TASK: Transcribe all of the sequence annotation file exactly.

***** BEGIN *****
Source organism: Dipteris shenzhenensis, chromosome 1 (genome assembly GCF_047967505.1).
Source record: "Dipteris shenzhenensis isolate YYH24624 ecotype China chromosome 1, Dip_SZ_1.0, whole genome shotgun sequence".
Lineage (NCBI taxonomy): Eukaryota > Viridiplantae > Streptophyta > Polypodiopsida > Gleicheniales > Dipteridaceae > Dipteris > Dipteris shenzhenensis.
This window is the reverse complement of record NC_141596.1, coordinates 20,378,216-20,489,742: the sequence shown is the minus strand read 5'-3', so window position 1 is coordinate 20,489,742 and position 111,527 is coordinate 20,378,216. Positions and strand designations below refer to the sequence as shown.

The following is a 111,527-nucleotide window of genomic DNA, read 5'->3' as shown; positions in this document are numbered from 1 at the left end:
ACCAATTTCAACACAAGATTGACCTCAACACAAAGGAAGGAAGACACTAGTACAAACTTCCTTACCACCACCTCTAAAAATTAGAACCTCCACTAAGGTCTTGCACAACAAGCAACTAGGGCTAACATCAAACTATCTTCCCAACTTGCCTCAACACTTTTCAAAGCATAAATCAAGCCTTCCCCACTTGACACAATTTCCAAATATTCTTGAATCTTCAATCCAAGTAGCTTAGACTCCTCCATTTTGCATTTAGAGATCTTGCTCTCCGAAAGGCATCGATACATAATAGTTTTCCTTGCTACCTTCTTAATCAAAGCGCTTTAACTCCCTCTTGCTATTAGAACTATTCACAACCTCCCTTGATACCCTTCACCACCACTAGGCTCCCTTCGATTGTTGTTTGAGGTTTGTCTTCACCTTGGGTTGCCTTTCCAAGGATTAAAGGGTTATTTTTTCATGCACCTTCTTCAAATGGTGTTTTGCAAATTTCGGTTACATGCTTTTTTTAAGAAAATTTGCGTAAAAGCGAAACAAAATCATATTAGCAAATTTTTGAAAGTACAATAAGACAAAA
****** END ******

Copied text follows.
Source organism: Dipteris shenzhenensis, chromosome 1 (genome assembly GCF_047967505.1).
Source record: "Dipteris shenzhenensis isolate YYH24624 ecotype China chromosome 1, Dip_SZ_1.0, whole genome shotgun sequence".
Lineage (NCBI taxonomy): Eukaryota > Viridiplantae > Streptophyta > Polypodiopsida > Gleicheniales > Dipteridaceae > Dipteris > Dipteris shenzhenensis.
This window is the reverse complement of record NC_141596.1, coordinates 20,378,216-20,489,742: the sequence shown is the minus strand read 5'-3', so window position 1 is coordinate 20,489,742 and position 111,527 is coordinate 20,378,216. Positions and strand designations below refer to the sequence as shown.

The following is a 111,527-nucleotide window of genomic DNA, read 5'->3' as shown; positions in this document are numbered from 1 at the left end:
ACCAATTTCAACACAAGATTGACCTCAACACAAAGGAAGGAAGACACTAGTACAAACTTCCTTACCACCACCTCTAAAAATTAGAACCTCCACTAAGGTCTTGCACAACAAGCAACTAGGGCTAACATCAAACTATCTTCCCAACTTGCCTCAACACTTTTCAAAGCATAAATCAAGCCTTCCCCACTTGACACAATTTCCAAATATTCTTGAATCTTCAATCCAAGTAGCTTAGACTCCTCCATTTTGCATTTAGAGATCTTGCTCTCCGAAAGGCATCGATACATAATAGTTTTCCTTGCTACCTTCTTAATCAAAGCGCTTTAACTCCCTCTTGCTATTAGAACTATTCACAACCTCCCTTGATACCCTTCACCACCACTAGGCTCCCTTCGATTGTTGTTTGAGGTTTGTCTTCACCTTGGGTTGCCTTTCCAAGGATTAAAGGGTTATTTTTTCATGCACCTTCTTCAAATGGTGTTTTGCAAATTTCGGTTACATGCTTTTTTTAAGAAAATTTGCGTAAAAGCGAAACAAAATCATATTAGCAAATTTTTGAAAGTACAATAAGACAAAA